Harvey & Sons Ltd is a 200-plus year-old brewery in Southeast Britain. It’s privately owned and run by 8th generation family members. Harvey’s Christmas Ale is a dark Barleywine.
Harvey’s Christmas Ale pours ruby red with a thin lacing of foam. The aroma is caramel, toffee, dates, and brown sugar. The taste isn’t as sweet as I expected, which
Christmas Beer Advent calendars are helping craft beer lovers to count down to Christmas. This year there are several Advent calendars pre-loaded with Christmas and winter brews. I’ll share a few. If you can’t find one, you can make your own. I’ll show you how.
Advent is the season that begins four Sundays prior to Christmas, some time between November 27th and December 3rd. Most Advent calendars
Perhaps you’ve seen the cleverly named and marketed Christmas ales from Britain and been disappointed with the beer inside. For a traditional English Christmas beer worth drinking, you won’t go wrong with Samuel Smith of Tadcaster, England. Winter Welcome Ale is their winter warmer. I’m reviewing the 2013-2014 vintage.
Winter Welcome pours copper with a thin white foam head. It smells sweet with bread, caramel, apples and floral notes. Sweet malts with caramel apples launch the taste, followed by
Insanely Bad Elf is Ridgeway Brewing’s alcoholic brother to Bad Elf, another of their Christmas ales. So, how is it? I’m tasting a 2011 bottle that has been aged 3 years.
Insanely Bad Elf pours copper red with a thin head that reduces to a few bubbles and lace. It has a sweet malt and dark fruit aroma. It tastes sweet with roasted caramel, brown sugar, and honey. Oak and plums come through near the finish. Hops are not prominent. The alcohol is right up front at 11.2% ABV.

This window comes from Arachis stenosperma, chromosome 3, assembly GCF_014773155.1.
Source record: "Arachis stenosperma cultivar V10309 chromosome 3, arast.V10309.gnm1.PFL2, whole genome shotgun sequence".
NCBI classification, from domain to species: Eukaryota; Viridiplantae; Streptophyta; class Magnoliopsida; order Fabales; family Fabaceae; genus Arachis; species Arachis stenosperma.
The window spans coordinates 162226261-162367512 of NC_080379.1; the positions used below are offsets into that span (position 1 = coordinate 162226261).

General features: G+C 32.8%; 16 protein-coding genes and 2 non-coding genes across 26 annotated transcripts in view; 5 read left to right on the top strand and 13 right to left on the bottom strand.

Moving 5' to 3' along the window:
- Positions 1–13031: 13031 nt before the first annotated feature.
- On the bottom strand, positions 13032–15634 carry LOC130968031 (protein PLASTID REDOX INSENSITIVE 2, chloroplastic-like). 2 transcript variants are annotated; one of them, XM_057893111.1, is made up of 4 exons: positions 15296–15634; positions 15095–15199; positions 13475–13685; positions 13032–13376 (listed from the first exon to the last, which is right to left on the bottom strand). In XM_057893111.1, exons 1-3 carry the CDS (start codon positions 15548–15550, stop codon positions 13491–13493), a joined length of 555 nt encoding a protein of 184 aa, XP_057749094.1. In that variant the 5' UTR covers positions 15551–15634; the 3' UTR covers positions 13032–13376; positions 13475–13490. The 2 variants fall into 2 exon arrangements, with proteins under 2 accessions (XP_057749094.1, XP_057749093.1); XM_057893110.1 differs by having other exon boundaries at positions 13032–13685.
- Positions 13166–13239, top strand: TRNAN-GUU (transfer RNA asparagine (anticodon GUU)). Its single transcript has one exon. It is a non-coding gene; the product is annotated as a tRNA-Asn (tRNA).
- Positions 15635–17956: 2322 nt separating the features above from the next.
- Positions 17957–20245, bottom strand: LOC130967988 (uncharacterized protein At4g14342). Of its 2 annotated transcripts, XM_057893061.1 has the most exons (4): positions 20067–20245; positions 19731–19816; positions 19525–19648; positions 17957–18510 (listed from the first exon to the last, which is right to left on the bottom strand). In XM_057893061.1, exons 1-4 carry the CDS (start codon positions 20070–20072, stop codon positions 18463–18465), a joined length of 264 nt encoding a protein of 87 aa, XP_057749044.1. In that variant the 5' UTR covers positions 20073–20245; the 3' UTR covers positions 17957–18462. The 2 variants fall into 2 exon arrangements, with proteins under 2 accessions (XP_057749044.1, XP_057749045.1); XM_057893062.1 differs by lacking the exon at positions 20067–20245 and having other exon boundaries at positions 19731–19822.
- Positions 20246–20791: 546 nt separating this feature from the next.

Overall, it doesn’t have the body needed to tame the sugar or alcohol, even after 3 years aging. The label is colorful, which I suspect is what sells this beer.
Bad Elf is a strong English ale made with single row Cascade hops grown in the UK. Ridgeway Brewing of Oxfordshire, England makes Bad Elf in 4.5% and 6% ABV, the bottle I am reviewing is a 6%.
This beer pours clear, copper with a foamy white head that quickly reduces to nothing. The Cascade hops are evident in the taste and the bitter finish. I don’t pick up any detectible spices. It’s a good English ale, with more hops and alcohol than usual for British beer.
The elf on the label is a former elf who worked with us at the North Pole. He got into some trouble and we needed to dismiss him. I’m heartened to see that he’s put his penchence for naughtiness to a positive use.